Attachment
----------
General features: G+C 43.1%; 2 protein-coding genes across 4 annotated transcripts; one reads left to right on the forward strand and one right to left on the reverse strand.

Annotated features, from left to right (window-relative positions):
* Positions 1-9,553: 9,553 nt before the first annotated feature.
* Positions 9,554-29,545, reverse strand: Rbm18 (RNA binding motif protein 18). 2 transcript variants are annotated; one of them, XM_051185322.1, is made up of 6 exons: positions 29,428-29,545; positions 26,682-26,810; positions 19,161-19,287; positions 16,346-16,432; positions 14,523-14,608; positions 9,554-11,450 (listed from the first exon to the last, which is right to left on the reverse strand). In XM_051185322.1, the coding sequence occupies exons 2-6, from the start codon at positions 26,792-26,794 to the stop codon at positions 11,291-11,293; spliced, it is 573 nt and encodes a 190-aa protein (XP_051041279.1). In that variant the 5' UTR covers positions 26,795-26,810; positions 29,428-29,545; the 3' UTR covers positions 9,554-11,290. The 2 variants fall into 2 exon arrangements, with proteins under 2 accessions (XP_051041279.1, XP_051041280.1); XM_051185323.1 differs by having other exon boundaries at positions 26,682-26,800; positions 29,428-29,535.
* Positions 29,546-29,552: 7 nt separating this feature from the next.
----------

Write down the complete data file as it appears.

General features: G+C 43.1%; 2 protein-coding genes across 4 annotated transcripts; one reads left to right on the forward strand and one right to left on the reverse strand.

Annotated features, from left to right (window-relative positions):
* Positions 1-9,553: 9,553 nt before the first annotated feature.
* Positions 9,554-29,545, reverse strand: Rbm18 (RNA binding motif protein 18). 2 transcript variants are annotated; one of them, XM_051185322.1, is made up of 6 exons: positions 29,428-29,545; positions 26,682-26,810; positions 19,161-19,287; positions 16,346-16,432; positions 14,523-14,608; positions 9,554-11,450 (listed from the first exon to the last, which is right to left on the reverse strand). In XM_051185322.1, the coding sequence occupies exons 2-6, from the start codon at positions 26,792-26,794 to the stop codon at positions 11,291-11,293; spliced, it is 573 nt and encodes a 190-aa protein (XP_051041279.1). In that variant the 5' UTR covers positions 26,795-26,810; positions 29,428-29,545; the 3' UTR covers positions 9,554-11,290. The 2 variants fall into 2 exon arrangements, with proteins under 2 accessions (XP_051041279.1, XP_051041280.1); XM_051185323.1 differs by having other exon boundaries at positions 26,682-26,800; positions 29,428-29,535.
* Positions 29,546-29,552: 7 nt separating this feature from the next.